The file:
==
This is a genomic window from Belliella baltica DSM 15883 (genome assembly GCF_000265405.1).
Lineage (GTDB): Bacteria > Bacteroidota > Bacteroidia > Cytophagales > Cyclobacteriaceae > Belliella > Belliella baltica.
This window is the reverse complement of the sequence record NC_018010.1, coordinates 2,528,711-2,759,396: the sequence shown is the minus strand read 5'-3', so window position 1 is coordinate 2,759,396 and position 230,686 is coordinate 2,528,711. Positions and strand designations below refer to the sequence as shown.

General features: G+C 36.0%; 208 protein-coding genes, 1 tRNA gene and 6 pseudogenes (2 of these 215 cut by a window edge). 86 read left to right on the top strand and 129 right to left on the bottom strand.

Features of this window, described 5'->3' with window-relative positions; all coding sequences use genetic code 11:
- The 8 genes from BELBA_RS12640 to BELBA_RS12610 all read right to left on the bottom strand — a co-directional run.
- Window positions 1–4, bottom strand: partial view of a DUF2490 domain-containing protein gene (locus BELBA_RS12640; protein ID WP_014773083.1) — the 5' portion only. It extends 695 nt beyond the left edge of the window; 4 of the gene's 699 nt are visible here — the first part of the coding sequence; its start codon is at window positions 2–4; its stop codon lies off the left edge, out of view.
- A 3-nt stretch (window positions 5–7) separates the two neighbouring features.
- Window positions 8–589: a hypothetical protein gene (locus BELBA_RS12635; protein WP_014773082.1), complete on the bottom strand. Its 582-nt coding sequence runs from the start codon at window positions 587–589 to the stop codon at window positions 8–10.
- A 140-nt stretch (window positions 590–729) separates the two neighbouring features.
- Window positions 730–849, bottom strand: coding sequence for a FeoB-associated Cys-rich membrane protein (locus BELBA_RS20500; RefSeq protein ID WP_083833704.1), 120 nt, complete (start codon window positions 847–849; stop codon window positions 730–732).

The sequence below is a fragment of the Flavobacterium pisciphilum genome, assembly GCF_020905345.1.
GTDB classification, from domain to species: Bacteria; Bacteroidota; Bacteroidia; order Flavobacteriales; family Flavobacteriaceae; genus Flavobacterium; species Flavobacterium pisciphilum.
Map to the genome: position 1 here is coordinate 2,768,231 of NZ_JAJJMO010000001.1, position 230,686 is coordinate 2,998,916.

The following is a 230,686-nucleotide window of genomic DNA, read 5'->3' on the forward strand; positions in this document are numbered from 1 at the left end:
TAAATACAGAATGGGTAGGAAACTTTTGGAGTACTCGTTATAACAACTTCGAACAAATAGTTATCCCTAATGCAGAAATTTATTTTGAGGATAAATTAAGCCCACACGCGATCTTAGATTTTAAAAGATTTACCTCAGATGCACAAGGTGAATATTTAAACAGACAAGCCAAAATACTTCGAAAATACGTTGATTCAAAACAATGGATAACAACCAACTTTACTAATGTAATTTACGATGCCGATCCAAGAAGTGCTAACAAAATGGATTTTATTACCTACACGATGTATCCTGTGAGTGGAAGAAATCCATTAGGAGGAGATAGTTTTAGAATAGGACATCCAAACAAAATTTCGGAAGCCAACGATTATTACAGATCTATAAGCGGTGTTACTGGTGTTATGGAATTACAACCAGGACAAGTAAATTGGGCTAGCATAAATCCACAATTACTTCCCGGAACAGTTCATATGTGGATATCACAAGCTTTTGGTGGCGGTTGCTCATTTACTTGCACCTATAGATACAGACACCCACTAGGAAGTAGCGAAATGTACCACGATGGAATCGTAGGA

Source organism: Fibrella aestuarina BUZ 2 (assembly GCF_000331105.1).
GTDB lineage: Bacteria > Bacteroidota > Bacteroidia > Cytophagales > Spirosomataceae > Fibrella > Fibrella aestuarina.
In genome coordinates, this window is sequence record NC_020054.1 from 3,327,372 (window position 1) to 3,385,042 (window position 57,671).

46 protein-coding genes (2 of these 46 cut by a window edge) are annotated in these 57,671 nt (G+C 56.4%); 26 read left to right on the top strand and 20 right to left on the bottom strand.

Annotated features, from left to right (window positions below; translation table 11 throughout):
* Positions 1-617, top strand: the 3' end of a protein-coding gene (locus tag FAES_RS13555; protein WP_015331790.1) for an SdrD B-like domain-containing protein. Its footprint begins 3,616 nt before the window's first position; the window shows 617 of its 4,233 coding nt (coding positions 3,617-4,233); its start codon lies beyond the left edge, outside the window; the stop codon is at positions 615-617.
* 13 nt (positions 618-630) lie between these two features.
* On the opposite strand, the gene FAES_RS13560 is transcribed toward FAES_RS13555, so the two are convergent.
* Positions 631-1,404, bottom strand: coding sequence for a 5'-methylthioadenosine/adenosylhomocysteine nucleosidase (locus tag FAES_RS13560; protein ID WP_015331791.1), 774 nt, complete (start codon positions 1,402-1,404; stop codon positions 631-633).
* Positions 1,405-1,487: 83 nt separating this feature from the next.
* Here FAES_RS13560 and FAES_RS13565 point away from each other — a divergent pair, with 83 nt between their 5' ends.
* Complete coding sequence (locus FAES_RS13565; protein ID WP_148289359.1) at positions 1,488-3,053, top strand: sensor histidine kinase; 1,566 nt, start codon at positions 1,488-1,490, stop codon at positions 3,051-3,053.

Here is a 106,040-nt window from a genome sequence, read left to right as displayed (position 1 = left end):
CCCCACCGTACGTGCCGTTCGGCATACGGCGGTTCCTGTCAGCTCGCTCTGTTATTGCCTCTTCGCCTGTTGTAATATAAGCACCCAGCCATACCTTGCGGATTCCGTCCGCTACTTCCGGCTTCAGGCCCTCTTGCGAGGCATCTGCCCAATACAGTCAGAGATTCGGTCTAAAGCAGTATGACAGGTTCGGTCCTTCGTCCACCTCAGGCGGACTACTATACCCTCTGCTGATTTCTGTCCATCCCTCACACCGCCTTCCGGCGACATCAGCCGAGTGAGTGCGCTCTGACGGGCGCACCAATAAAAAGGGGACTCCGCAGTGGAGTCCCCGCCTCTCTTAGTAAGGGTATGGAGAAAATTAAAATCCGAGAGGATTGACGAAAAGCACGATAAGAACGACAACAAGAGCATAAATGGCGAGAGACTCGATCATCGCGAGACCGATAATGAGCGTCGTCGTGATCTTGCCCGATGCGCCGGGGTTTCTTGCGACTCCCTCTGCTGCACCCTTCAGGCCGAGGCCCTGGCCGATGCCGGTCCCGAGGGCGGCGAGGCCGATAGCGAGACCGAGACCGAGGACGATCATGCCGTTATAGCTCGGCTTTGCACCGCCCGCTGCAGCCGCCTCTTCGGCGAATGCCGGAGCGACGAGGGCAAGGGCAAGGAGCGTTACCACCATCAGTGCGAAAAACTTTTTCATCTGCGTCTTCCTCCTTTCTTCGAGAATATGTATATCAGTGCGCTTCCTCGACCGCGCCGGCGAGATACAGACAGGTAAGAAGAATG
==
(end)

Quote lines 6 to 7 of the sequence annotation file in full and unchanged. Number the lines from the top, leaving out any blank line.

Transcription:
- The 8 genes from BELBA_RS12640 to BELBA_RS12610 all read right to left on the bottom strand — a co-directional run.
- Window positions 1–4, bottom strand: partial view of a DUF2490 domain-containing protein gene (locus BELBA_RS12640; protein ID WP_014773083.1) — the 5' portion only. It extends 695 nt beyond the left edge of the window; 4 of the gene's 699 nt are visible here — the first part of the coding sequence; its start codon is at window positions 2–4; its stop codon lies off the left edge, out of view.